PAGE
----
Which sustainable food certifications can you trust – and which are fluff?

Do you have questions about sustainable food certifications? No worries, this list of reputable ethical food certifications lays through the good, bad, and useless labels so that you may eat green and buy responsibly without sacrificing quality or safety. Download our helpful food label cheat sheet for your convenience!

Do food certifications, labels, and marketing claims make you feel perplexed and befuddled? You are not alone in your feelings. Taking a simple trip down any grocery store aisle involves attempting to interpret dozens of different labels pertaining to environmental, nutritional, and agricultural food labeling. It’s understandable that customers are perplexed by the terms “sustainable” and “ethical” on food package labels.

A sustainable diet requires that you understand where your food comes from, but it can be difficult to distinguish between stamps and seals that are backed by government agencies and reputable third-party certifiers and those that are merely marketing claims made by food manufacturers and distributors. That’s why we’ve compiled a list of the most reliable food certifications…as well as a list of those that should be treated with a grain of salt.

Are you ready to discover which food certifications and labels are worthwhile investing your time in? Let’s get this party started!

Sustainability food labels - can you trust them?

Table of Contents

Food certification labels you can trust

USDA Organic

Any food product labeled USDA Certified Organic must be certified by a USDA-certified agency, which ensures that animals are fed organic feed and have access to the outdoors, and that plants foods are grown without the use of genetically modified organisms, synthetic fertilizers, herbicides, and insecticides, among other things. USDA Certified Organic is the highest level of certification available.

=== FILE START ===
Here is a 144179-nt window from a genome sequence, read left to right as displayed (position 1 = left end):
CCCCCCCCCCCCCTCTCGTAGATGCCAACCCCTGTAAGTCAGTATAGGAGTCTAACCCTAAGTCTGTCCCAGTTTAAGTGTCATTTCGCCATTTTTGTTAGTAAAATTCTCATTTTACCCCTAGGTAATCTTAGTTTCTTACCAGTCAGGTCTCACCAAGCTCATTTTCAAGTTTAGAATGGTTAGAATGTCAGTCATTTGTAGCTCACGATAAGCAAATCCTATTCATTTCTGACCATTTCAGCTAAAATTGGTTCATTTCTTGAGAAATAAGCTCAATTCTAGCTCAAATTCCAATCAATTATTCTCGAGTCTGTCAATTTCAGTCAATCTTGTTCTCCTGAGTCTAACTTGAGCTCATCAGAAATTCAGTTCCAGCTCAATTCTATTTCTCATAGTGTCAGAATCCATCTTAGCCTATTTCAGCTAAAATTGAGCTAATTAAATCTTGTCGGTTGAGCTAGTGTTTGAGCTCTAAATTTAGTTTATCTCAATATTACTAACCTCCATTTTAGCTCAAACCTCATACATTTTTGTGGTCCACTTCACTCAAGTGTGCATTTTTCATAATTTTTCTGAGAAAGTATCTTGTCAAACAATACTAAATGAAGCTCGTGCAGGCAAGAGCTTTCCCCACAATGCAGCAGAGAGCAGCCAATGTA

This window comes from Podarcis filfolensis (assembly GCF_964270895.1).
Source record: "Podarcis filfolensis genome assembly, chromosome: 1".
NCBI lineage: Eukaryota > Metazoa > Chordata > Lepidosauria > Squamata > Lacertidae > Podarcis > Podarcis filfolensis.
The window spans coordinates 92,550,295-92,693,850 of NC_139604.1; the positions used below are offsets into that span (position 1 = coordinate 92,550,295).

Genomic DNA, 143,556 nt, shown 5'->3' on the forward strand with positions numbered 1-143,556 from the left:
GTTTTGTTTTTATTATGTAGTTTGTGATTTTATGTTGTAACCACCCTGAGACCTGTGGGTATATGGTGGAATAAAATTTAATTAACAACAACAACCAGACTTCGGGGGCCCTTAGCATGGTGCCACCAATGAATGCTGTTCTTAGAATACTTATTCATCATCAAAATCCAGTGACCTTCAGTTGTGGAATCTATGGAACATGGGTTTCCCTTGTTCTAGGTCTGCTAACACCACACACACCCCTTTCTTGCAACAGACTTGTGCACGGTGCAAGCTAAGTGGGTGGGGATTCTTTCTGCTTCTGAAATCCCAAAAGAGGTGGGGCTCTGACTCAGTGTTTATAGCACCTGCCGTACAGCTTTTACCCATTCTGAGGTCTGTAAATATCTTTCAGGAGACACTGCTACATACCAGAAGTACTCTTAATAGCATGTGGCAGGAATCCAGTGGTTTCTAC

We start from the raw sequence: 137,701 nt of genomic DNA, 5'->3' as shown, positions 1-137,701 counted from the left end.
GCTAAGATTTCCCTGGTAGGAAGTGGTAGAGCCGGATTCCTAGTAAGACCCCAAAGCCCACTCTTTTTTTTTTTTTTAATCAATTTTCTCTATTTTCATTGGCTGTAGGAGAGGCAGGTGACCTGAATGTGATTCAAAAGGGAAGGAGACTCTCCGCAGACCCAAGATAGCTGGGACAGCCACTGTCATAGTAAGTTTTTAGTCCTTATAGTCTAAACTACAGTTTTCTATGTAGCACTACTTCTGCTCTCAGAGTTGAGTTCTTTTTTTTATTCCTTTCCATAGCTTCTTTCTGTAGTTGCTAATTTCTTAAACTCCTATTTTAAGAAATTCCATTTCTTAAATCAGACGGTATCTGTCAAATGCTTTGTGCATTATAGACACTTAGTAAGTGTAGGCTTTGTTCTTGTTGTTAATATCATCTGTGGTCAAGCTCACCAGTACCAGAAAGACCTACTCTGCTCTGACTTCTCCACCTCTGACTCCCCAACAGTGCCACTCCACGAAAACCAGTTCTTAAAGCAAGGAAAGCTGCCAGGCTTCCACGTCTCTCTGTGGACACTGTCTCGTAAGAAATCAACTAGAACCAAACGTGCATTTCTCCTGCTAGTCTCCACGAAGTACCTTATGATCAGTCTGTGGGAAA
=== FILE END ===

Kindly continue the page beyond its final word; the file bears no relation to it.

Some organic food supporters, on the other hand, believe that this is insufficient. Organizations such as the Real Organic Project and the Regenerative Organic Alliance advocate for the exclusion of concentrated animal feeding operations (CAFOs, also known as “factory farms”), hydroponic farming, and more stringent rules regarding the degradation of soils from organic certification.

👉 Should you place your faith in the USDA Organic certification? Yes, if you are worried about consuming organic foods, the USDA Organic label is a reliable source of information about organic goods. If, on the other hand, you have strong concerns about biodiversity and ecosystem preservation, the USDA certification may not be sufficient.

Demeter Biodynamic


While the USDA Organic certification is the industry standard for recognizing goods that have been farmed and grown organically, the independent Demeter Biodynamic label takes into consideration the preservation of ecosystems as well. Using the USDA as a basis, this agriculture certification evaluates whether farms are guaranteeing the least amount of biodiversity loss possible through soil health, ethical animal husbandry, and regenerative agricultural methods. Learn more about how farms become Demeter Biodynamic certified by visiting this page.

👉 Why should you put your faith in the Demeter Biodynamic certification? Yes, Demeter Certified Biodynamic is the highest level of certification available in organic and regenerative agriculture. Even better, you may search for biodynamic-approved farms in your area using the convenient Demeter-certified farm interactive map.